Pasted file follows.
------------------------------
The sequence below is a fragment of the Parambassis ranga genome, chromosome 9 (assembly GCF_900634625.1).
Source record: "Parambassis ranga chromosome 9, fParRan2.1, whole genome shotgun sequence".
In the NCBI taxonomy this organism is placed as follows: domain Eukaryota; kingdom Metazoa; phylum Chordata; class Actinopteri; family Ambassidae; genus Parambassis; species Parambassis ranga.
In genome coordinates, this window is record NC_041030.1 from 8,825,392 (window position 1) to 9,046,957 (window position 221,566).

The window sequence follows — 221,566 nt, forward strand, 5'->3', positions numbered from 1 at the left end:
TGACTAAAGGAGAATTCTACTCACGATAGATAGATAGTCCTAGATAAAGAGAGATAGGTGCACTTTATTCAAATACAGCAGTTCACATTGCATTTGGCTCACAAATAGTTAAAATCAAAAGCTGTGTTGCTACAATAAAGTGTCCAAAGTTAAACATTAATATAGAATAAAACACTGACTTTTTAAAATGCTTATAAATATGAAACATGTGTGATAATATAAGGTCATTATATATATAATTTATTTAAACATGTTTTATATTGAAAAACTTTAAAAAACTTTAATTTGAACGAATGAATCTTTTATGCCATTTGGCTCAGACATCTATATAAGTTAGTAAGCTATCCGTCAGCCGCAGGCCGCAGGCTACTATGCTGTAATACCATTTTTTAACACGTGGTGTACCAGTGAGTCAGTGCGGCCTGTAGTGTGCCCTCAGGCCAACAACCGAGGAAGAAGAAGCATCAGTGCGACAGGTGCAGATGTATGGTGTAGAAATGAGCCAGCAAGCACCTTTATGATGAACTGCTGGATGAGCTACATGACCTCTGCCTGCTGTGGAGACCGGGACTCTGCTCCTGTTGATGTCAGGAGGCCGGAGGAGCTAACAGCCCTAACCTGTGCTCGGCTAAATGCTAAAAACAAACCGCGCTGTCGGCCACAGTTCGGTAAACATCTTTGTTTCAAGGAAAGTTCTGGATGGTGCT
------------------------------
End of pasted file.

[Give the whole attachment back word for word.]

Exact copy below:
The sequence below is a fragment of the Parambassis ranga genome, chromosome 9 (assembly GCF_900634625.1).
Source record: "Parambassis ranga chromosome 9, fParRan2.1, whole genome shotgun sequence".
In the NCBI taxonomy this organism is placed as follows: domain Eukaryota; kingdom Metazoa; phylum Chordata; class Actinopteri; family Ambassidae; genus Parambassis; species Parambassis ranga.
In genome coordinates, this window is record NC_041030.1 from 8,825,392 (window position 1) to 9,046,957 (window position 221,566).

The window sequence follows — 221,566 nt, forward strand, 5'->3', positions numbered from 1 at the left end:
TGACTAAAGGAGAATTCTACTCACGATAGATAGATAGTCCTAGATAAAGAGAGATAGGTGCACTTTATTCAAATACAGCAGTTCACATTGCATTTGGCTCACAAATAGTTAAAATCAAAAGCTGTGTTGCTACAATAAAGTGTCCAAAGTTAAACATTAATATAGAATAAAACACTGACTTTTTAAAATGCTTATAAATATGAAACATGTGTGATAATATAAGGTCATTATATATATAATTTATTTAAACATGTTTTATATTGAAAAACTTTAAAAAACTTTAATTTGAACGAATGAATCTTTTATGCCATTTGGCTCAGACATCTATATAAGTTAGTAAGCTATCCGTCAGCCGCAGGCCGCAGGCTACTATGCTGTAATACCATTTTTTAACACGTGGTGTACCAGTGAGTCAGTGCGGCCTGTAGTGTGCCCTCAGGCCAACAACCGAGGAAGAAGAAGCATCAGTGCGACAGGTGCAGATGTATGGTGTAGAAATGAGCCAGCAAGCACCTTTATGATGAACTGCTGGATGAGCTACATGACCTCTGCCTGCTGTGGAGACCGGGACTCTGCTCCTGTTGATGTCAGGAGGCCGGAGGAGCTAACAGCCCTAACCTGTGCTCGGCTAAATGCTAAAAACAAACCGCGCTGTCGGCCACAGTTCGGTAAACATCTTTGTTTCAAGGAAAGTTCTGGATGGTGCT